Are you planning to build a cannabis manufacturing laboratory? Connecting with equipment vendors, optimizing floor plans, and getting equipment up and running can be a challenging and time-consuming task—but don’t worry, lab design architects got you covered! We have partnered with the best and most reliable vendors in the world to provide you with the best equipment at the best prices, and we have years of experience in setting up and operating cannabis laboratories around the globe—so we can help build your cannabis testing lab too!
Why worry about the type of heating oils, coolants, electrical connections, and other laboratory equipment while you are busy setting up your new business? A simple vacuum leak can be frustrating and may prevent you from operating for hours or days unless you know how to troubleshoot this issue. Allow VSE to take control of this tedious aspect of your project so that you can focus on building your new business.
Maybe you are looking to build your hemp or cannabis kitchen. Don’t make the mistake of using non-commercial-grade equipment and supplies in your operation. Don’t waste money buying under/oversized kitchens or equipment you don’t need. At Varin Science & Engineering, we can design and build a commercial-grade kitchen to suit all your needs.
Our team of professional laboratory technicians can handle everything from floorplan design, equipment selection, layout optimization, startup, and operations while meeting code compliance, safety protocols, and security. We will take care of all lab essentials to make your lab design a perfect workspace. Let us help you get over all the hurdles, so your road to success becomes easy. After the laboratory is up & running, we can prepare Standard Operating Procedures (SOPs) and train your staff. After all, your success is our success!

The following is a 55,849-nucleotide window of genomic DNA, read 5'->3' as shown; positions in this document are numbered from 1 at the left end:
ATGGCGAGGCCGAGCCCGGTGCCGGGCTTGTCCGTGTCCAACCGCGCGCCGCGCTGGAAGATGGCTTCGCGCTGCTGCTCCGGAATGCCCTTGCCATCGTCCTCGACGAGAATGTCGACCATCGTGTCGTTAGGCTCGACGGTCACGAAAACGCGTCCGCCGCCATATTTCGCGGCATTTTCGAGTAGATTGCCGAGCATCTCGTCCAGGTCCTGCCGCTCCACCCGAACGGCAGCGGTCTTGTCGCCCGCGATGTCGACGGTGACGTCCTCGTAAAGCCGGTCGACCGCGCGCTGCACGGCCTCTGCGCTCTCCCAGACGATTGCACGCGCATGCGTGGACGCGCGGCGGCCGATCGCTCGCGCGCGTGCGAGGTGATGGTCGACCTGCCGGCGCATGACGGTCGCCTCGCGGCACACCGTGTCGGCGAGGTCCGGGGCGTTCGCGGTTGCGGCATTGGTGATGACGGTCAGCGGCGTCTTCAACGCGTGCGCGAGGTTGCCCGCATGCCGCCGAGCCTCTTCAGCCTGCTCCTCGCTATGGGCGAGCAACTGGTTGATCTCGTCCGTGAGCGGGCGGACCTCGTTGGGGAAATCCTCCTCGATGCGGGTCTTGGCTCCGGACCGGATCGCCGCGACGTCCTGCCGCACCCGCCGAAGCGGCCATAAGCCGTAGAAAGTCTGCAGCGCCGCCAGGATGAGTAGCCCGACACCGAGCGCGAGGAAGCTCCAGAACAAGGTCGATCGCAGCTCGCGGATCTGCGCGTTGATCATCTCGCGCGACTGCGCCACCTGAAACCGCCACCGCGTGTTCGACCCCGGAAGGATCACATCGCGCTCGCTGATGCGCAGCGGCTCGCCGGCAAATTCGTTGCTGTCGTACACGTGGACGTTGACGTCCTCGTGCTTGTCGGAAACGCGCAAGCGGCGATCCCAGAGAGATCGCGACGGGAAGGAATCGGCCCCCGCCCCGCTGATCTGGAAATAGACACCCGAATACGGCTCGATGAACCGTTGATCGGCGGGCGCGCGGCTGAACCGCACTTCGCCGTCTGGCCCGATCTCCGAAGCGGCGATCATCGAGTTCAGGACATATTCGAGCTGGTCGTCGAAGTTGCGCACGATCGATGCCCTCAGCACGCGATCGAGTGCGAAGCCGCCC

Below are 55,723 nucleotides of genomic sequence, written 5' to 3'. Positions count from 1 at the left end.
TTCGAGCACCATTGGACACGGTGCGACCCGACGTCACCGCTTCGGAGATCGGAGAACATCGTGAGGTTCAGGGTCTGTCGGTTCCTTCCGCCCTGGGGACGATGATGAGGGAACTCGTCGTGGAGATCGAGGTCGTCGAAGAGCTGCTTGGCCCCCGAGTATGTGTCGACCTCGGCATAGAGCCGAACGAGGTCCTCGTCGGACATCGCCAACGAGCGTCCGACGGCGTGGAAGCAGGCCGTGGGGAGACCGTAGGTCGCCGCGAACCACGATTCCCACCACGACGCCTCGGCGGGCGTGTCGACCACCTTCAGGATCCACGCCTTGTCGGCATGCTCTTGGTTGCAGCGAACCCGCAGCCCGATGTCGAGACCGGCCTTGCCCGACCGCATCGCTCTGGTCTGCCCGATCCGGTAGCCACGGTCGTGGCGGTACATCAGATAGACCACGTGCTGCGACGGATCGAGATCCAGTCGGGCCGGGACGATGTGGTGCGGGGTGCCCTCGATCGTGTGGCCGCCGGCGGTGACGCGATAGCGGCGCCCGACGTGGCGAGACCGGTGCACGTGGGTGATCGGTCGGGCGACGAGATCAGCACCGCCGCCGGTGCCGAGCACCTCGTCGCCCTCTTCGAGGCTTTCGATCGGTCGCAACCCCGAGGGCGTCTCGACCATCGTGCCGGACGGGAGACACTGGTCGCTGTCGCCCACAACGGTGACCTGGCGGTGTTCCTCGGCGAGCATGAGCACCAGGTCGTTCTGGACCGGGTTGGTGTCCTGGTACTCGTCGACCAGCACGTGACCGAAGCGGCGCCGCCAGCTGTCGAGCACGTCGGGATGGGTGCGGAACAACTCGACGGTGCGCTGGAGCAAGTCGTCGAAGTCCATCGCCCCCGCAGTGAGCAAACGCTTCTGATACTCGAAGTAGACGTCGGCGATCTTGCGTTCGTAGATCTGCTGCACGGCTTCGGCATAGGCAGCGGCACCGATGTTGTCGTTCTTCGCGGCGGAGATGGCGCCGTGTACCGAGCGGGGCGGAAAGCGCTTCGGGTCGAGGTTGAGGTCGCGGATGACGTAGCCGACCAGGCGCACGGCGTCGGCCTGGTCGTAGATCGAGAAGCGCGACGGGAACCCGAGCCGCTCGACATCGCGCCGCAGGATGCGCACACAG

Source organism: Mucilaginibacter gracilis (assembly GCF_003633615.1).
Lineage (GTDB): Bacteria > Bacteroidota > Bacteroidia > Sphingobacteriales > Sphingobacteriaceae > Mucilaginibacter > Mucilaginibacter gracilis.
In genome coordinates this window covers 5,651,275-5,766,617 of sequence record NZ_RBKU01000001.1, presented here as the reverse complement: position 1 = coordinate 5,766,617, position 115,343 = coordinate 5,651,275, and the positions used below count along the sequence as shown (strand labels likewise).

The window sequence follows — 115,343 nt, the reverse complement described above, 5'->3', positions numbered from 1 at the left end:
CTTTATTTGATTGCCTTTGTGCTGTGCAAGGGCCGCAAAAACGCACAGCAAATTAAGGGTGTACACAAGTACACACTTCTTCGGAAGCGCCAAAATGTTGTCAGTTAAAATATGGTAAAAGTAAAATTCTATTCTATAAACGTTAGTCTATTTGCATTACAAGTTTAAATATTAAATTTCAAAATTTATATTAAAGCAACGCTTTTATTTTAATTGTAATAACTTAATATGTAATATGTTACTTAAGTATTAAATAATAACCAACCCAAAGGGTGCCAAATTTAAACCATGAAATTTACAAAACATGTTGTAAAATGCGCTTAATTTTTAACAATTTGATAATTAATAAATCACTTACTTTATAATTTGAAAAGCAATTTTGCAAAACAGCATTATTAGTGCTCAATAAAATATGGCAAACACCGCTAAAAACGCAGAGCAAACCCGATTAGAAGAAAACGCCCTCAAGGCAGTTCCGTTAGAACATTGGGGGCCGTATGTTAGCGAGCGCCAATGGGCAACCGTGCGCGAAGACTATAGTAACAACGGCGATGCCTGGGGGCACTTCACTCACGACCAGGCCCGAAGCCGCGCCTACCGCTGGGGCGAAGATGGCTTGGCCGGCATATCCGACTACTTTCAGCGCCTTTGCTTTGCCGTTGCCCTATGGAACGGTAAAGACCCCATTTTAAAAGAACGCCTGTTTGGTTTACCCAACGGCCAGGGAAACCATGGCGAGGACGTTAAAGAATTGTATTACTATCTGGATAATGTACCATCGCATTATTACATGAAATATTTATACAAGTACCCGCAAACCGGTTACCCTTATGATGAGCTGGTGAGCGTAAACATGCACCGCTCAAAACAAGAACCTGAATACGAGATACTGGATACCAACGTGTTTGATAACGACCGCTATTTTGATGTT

Recent Lab Builds
Jack Herer Lab, Santa Cruz, California
Undisclosed client, Jamaica
Delta Labs, California
Five Tips to Consider When Building a Cannabis Laboratory
Assuming that you’ve optimized your cannabis testing equipment layout and lab flow for maximum efficiency, we offer several other often overlooked aspects to consider when designing your cannabis lab:
Hide the Vacuum Pumps
Vacuum pumps used on rotary evaporators, distillation equipment, and other solvent recovery systems can be loud and noisy, adding unnecessary background noise to the lab environment. Do yourself and your staff a favor by locating these on an outside wall or separate mechanical room.
Code Compliance with Flammables
The Fire Department usually has authority here, and they may be one of the last groups involved in the permit review process. If you plan hydrocarbon or ethanol storage, but sure you have enough allowable space to meet your production goals. In the case of ethanol, some jurisdictions may require an outgassing area for spent biomass which may need more space than anticipated, and possibly emissions permit from the air pollution control authority.
The last thing you want to do is work all weekend to relocate equipment to install or reinstall flooring. Epoxy coatings are the most common and durable, but depending on the solvent type and use, a special coating may be required on top of the epoxy for added solvent protection. If you’re planning GMP, there may be other criteria to consider
Correct Electrical Placement & Load
Lab equipment often requires substantial electrical energy to operate. The circuit panel breakers will trip and temporarily interrupt production if electrical loads are exceeded. Hire a competent electrician to estimate the entire electrical load when all equipment is operational. Be sure the electrical requirements (e.g., 110 or 220 volts, single or three phases) match the equipment and locations in your design.
Lab equipment releases considerable waste heat. Unless this equipment is located in a hood or controller air environment (like a C1D1 or C1D2 booth), waste heat can build up considerably and make for a poor work environment. For example, a simple five-ton walk-in freezer generates approximately 244,000 BTU per day of waste heat, requiring about 20 tons in cooling capacity.
Source Heating and Cooling Fluids in Advance: With COVID affecting the supply chain availability of many common industrial fluids, acquisition can be delayed or expensive. Dimethyl silicone, commonly used in heat recirculation devices, is in short supply and may be hard to find and costly. (Contact us if you need some, we have it in stock). Save a lot of money by buying in bulk, such as 55-gallon drums from chemical suppliers instead of overpriced, repackaged fluids from the local grow shop. Finally, be sure to use the equipment manufacturer’s recommended grade to avoid the warranty.